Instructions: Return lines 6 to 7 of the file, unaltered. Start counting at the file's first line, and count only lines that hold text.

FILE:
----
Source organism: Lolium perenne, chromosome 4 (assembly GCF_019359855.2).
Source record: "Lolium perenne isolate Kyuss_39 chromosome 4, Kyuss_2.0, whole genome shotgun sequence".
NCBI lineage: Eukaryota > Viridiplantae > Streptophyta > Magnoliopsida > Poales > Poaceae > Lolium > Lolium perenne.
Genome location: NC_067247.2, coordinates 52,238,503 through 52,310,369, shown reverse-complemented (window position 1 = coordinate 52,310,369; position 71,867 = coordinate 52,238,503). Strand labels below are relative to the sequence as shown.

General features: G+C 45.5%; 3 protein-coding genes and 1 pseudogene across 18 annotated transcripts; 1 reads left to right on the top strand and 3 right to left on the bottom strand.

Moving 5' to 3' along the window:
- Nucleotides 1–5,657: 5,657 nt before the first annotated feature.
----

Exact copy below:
Moving 5' to 3' along the window:
- Nucleotides 1–5,657: 5,657 nt before the first annotated feature.